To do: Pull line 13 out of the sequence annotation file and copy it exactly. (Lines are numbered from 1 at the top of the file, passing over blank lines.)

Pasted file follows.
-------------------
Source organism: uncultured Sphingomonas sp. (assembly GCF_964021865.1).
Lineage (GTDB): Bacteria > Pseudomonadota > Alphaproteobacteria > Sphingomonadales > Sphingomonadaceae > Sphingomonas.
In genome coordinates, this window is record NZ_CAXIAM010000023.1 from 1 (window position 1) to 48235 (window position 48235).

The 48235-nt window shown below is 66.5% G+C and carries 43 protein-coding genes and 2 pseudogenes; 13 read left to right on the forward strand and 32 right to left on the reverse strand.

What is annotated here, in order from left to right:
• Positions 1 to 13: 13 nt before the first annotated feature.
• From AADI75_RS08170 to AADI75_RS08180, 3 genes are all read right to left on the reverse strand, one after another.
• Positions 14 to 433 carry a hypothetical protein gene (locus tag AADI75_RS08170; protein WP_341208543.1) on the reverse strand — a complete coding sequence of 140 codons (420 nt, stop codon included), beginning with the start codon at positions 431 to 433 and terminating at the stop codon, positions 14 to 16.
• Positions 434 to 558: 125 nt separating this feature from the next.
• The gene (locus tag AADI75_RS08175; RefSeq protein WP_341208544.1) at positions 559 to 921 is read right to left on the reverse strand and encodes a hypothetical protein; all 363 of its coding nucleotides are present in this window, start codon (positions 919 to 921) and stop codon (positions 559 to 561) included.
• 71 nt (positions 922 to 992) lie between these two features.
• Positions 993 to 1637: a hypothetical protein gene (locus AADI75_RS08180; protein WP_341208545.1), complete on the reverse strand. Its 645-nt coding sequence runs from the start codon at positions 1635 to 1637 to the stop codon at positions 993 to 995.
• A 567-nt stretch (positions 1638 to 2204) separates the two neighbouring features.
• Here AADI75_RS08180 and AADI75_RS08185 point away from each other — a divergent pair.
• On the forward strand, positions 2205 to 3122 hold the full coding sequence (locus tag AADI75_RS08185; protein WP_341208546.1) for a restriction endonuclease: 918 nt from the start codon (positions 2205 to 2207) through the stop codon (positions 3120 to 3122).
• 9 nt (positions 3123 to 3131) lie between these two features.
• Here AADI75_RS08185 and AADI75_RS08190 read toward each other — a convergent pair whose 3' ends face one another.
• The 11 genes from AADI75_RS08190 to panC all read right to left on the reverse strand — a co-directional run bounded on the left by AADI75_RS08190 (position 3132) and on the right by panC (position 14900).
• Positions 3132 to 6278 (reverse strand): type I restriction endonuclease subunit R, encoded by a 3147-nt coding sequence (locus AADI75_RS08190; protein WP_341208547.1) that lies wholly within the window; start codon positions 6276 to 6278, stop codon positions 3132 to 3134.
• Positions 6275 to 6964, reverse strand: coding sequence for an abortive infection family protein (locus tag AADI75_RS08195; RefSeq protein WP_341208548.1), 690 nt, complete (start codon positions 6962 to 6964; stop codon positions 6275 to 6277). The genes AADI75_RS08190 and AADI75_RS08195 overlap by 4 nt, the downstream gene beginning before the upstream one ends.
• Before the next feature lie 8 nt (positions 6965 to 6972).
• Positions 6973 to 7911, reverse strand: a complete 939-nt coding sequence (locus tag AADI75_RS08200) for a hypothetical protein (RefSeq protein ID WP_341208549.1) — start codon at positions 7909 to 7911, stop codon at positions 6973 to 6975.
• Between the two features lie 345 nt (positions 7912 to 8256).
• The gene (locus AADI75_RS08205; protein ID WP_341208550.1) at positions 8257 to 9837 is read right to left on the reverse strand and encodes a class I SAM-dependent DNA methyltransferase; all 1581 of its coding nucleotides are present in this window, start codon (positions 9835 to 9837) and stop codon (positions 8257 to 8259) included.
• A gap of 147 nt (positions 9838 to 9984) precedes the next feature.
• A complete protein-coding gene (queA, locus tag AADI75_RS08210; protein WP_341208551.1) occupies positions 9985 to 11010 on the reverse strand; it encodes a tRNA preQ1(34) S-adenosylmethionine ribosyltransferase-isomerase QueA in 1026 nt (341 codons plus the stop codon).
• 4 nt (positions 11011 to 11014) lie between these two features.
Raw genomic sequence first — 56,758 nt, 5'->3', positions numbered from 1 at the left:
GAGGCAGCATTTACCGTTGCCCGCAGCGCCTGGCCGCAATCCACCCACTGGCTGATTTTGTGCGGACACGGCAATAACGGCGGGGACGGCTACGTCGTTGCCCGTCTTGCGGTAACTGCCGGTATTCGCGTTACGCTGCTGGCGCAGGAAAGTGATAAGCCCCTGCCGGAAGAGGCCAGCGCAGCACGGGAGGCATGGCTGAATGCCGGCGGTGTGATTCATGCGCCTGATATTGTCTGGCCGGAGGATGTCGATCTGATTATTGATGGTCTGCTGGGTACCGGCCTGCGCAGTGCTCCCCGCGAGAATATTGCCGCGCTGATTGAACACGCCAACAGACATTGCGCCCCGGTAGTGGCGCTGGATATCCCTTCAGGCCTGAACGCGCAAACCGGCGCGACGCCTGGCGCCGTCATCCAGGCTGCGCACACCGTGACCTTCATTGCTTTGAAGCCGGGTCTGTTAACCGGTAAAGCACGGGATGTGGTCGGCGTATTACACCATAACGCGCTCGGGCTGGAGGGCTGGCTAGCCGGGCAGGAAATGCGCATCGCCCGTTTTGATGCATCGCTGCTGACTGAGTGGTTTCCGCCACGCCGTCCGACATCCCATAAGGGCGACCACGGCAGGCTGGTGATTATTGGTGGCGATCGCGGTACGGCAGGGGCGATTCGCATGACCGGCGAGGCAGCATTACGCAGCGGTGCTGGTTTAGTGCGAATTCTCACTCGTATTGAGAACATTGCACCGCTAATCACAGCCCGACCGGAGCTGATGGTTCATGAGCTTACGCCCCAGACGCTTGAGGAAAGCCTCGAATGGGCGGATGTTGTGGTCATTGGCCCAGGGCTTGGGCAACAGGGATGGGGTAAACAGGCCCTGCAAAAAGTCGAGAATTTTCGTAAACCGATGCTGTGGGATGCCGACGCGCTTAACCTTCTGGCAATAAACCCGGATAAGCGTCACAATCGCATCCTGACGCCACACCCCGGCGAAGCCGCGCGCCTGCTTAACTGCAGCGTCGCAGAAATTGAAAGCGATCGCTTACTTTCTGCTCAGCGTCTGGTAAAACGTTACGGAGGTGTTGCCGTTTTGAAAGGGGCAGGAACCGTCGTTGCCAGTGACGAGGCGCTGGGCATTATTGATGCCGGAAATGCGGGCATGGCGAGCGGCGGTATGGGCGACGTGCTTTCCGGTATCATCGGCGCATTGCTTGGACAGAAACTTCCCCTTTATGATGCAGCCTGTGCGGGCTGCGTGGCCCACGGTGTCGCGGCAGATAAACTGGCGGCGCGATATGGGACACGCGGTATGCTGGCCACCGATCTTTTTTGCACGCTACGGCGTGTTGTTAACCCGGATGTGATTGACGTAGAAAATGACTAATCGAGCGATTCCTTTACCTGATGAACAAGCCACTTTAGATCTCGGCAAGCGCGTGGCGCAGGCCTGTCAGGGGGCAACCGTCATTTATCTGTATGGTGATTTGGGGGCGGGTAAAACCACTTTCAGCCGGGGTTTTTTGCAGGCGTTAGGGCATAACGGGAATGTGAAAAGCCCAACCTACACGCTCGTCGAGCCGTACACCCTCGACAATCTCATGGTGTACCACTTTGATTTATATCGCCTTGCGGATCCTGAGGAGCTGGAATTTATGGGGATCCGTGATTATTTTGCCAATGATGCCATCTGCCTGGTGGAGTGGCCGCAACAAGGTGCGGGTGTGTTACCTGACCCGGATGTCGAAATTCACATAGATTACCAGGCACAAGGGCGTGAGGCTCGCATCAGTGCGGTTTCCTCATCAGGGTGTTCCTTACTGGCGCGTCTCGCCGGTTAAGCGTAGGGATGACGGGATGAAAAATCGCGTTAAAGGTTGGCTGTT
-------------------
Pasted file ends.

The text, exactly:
• A 567-nt stretch (positions 1638 to 2204) separates the two neighbouring features.